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ICYMI: the Korean wave is real. The past few decades have seen the global arts, culture, and technology spheres won over — nay, dominated — by Korean creativity and innovation. Whether it’s cornering the pop culture conversation with productions from Squid Game to BTS’ “Butter,” providing The Frame on which to display our NFTs, or sweeping the Oscars — the country has not lacked for voices and talents that are actively and vividly coloring in its cultural profile.

And now, there’s Korea: Cubically Imagined, an exhibition spotlighting the nation’s leading creatives in 17 tech-powered installations, further boosting Korea’s presence on the cultural landscape. Masterminded by the Korea Creative Content Agency (KOCCA) and the Ministry of Culture, Sports, and Tourism of the Korean Government, the touring showcase opens this week in New York and will travel to Washington D.C. on May 27. Its American launches follow its openings in cities including Beijing, Moscow, and Paris.

Included in Cubically Imagined are two digital installations by the National Museum of Korea, featuring historical paintings animated with motion capture technology. Image: Korea: Cubically Imagined

“A key objective of the exhibition is to integrate traditional and contemporary Korean culture, along with cutting-edge technologies, to showcase a new phase of hallyu [Korean wave] to a global audience,” Young-joon Namkoung, Senior Manager of KOCCA’s Global Business Division, tells Jing Culture & Commerce.

And indeed, as KOCCA intended, Cubically Imagined offers a blend of what he terms “flagship Korean content” and up-and-coming design studios that are reimagining how art and technology intersect. There’s a XR experience of BTS’ 2020 Map of the Soul ON:E concert, a digital gallery by the National Museum of Korea that immerses audiences in animations of two historic paintings, and a VR art film based on Bong Joon-ho’s cinematic triumph Parasite. But included here too are works by studios and artists such as d’strict, Design Silverfish, and YeSeung LEE, whose respective installations leverage new media technologies from AR to projection mapping.

Korea: Cubically Imagined

A XR experience of BTS’ Map of the Soul ON:E concert allows visitors to explore every angle and corner of the performance through VR headsets. Image: Korea: Cubically Imagined

However diverse its contents, the exhibition is unified by the element of immersion. As Namkoung notes, “Immersive installations are a rising new genre in the cultural sphere” — and Cubically Imagined duly captures how Korean creatives are enriching the field alongside (and even beyond) their Western counterparts.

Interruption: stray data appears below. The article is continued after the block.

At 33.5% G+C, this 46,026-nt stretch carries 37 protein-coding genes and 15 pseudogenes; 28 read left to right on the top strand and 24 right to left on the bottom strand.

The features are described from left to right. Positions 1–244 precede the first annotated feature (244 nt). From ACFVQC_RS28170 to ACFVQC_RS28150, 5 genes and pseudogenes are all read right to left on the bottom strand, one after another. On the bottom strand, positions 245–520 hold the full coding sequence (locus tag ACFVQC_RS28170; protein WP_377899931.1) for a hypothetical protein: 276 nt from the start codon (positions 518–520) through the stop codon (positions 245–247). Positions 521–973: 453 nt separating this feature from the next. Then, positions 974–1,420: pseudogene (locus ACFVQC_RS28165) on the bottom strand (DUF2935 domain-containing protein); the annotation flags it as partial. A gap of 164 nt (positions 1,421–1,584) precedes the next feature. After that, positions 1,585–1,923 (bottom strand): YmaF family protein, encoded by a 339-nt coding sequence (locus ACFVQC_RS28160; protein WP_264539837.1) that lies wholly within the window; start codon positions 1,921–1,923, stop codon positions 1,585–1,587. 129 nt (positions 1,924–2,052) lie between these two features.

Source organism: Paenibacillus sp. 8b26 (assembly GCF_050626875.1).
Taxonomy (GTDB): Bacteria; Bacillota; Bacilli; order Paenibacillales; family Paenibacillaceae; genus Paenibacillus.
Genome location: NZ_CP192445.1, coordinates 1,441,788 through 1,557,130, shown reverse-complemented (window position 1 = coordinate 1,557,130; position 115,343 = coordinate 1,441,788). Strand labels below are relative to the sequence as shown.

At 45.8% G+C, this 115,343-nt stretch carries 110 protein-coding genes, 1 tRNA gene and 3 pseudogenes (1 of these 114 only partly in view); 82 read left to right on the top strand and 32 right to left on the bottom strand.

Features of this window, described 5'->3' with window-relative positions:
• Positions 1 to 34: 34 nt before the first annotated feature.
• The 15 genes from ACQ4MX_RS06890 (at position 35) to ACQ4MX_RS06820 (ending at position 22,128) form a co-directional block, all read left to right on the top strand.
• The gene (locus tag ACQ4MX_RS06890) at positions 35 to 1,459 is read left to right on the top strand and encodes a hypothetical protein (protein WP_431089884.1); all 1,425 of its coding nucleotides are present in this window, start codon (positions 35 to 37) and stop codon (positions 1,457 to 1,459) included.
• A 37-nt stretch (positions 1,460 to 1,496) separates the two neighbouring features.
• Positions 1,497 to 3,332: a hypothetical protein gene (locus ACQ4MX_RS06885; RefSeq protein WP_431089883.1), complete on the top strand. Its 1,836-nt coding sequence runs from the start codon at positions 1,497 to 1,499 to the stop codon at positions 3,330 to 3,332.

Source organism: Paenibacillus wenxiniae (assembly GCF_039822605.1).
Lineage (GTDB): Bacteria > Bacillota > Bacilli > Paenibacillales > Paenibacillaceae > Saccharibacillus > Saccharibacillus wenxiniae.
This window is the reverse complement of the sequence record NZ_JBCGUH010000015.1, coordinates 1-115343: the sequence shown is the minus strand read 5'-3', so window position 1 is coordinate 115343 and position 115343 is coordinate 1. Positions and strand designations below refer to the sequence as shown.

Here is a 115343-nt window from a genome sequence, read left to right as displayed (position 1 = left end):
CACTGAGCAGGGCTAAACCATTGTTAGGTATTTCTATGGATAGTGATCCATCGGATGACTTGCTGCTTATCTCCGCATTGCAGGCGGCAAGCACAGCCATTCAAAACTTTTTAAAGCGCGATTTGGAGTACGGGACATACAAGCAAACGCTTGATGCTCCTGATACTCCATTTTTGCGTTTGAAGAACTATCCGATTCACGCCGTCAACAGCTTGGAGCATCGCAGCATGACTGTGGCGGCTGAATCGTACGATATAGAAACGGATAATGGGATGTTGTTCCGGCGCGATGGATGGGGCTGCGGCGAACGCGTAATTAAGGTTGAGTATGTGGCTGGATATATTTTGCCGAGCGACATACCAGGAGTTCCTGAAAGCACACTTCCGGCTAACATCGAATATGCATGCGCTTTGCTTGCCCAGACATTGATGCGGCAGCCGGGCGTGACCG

Take d’strict, a design innovator that’s been pushing the virtual envelope. At Cubically Imagined, it’s showcasing two immersive installations, FLOWER and JUNGLE, created with Unreal Engine using real-time rendering technology. These experiences have been ported from Arte Museum, a permanent venue in Jeju run by d’strict, which also happens to be Korea’s largest immersive media museum (you might recognize it from its viral façade). Within it are arrayed d’strict’s original and nature-inspired digital installations, some of which are visitor-responsive and deeply interactive.

But as Sungho Lee, Management Strategy Director at d’strict, emphasizes, “The technology itself is not so important. The creativity and idea [behind these installations] are the important factors for us.” While he sees the immersive realm developing with finer hardware and software, the point of these advancements, he tells us, is ultimately to create for visitors “realistic virtual experiences.”

Korea: Cubically Imagined

d’strict’s FLOWER and JUNGLE digital installations were ported from the studio’s Arte Museum in Jeju, which is themed “Eternal Nature.” Image: Korea: Cubically Imagined

For d’strict, which has plans to launch Arte Museum stateside (it’s already locked down a site in Las Vegas), Cubically Imagined offers the opportunity to test global waters on the one hand and to spread the word on its work on the other. And it’s the latter cause that’s similarly motivating the exhibition itself — notably, it opened at the tail-end of lockdowns and as inbound tourism to the country has plummeted from a height of 17.5 million in 2019 to 0.97 million last year. As KOCCA has further noted in promotional materials, its goals for the show are cultivating innovation as much as establishing “a mutual network for future collaboration.”

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For a country that has long staked its global presence on soft power, it makes sense for an exhibition to once more bank on its art and popular culture to reanimate visitor interest in a post-lockdown climate. At the same time, Cubically Imagined, as it merges Korean heritage with innovation, also effectively carves out what tomorrow’s Korean wave might look like — one that is not just tech-ready, but tech-forward.

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